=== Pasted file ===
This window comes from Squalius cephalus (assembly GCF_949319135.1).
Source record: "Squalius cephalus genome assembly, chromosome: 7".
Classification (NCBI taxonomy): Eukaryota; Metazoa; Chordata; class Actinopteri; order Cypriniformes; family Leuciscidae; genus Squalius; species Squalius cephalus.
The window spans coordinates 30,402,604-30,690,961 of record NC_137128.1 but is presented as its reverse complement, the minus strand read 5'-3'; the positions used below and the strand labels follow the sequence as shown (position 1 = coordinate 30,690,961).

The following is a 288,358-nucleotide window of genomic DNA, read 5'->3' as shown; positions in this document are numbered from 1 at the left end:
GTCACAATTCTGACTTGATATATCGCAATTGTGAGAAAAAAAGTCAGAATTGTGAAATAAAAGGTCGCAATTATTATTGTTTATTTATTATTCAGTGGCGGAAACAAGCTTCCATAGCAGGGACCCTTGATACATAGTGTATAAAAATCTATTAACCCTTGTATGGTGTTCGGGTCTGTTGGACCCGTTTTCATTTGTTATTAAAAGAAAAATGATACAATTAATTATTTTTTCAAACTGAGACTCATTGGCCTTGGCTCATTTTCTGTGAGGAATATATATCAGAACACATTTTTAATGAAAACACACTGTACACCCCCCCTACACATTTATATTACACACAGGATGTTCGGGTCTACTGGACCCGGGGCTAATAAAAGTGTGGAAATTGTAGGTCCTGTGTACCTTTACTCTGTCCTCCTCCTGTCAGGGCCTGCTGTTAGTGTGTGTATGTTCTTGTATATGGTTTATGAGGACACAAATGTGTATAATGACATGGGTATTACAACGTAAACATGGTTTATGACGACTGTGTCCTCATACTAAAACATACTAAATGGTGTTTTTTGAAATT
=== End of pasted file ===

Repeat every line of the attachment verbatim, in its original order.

This window comes from Squalius cephalus (assembly GCF_949319135.1).
Source record: "Squalius cephalus genome assembly, chromosome: 7".
Classification (NCBI taxonomy): Eukaryota; Metazoa; Chordata; class Actinopteri; order Cypriniformes; family Leuciscidae; genus Squalius; species Squalius cephalus.
The window spans coordinates 30,402,604-30,690,961 of record NC_137128.1 but is presented as its reverse complement, the minus strand read 5'-3'; the positions used below and the strand labels follow the sequence as shown (position 1 = coordinate 30,690,961).

The following is a 288,358-nucleotide window of genomic DNA, read 5'->3' as shown; positions in this document are numbered from 1 at the left end:
GTCACAATTCTGACTTGATATATCGCAATTGTGAGAAAAAAAGTCAGAATTGTGAAATAAAAGGTCGCAATTATTATTGTTTATTTATTATTCAGTGGCGGAAACAAGCTTCCATAGCAGGGACCCTTGATACATAGTGTATAAAAATCTATTAACCCTTGTATGGTGTTCGGGTCTGTTGGACCCGTTTTCATTTGTTATTAAAAGAAAAATGATACAATTAATTATTTTTTCAAACTGAGACTCATTGGCCTTGGCTCATTTTCTGTGAGGAATATATATCAGAACACATTTTTAATGAAAACACACTGTACACCCCCCCTACACATTTATATTACACACAGGATGTTCGGGTCTACTGGACCCGGGGCTAATAAAAGTGTGGAAATTGTAGGTCCTGTGTACCTTTACTCTGTCCTCCTCCTGTCAGGGCCTGCTGTTAGTGTGTGTATGTTCTTGTATATGGTTTATGAGGACACAAATGTGTATAATGACATGGGTATTACAACGTAAACATGGTTTATGACGACTGTGTCCTCATACTAAAACATACTAAATGGTGTTTTTTGAAATT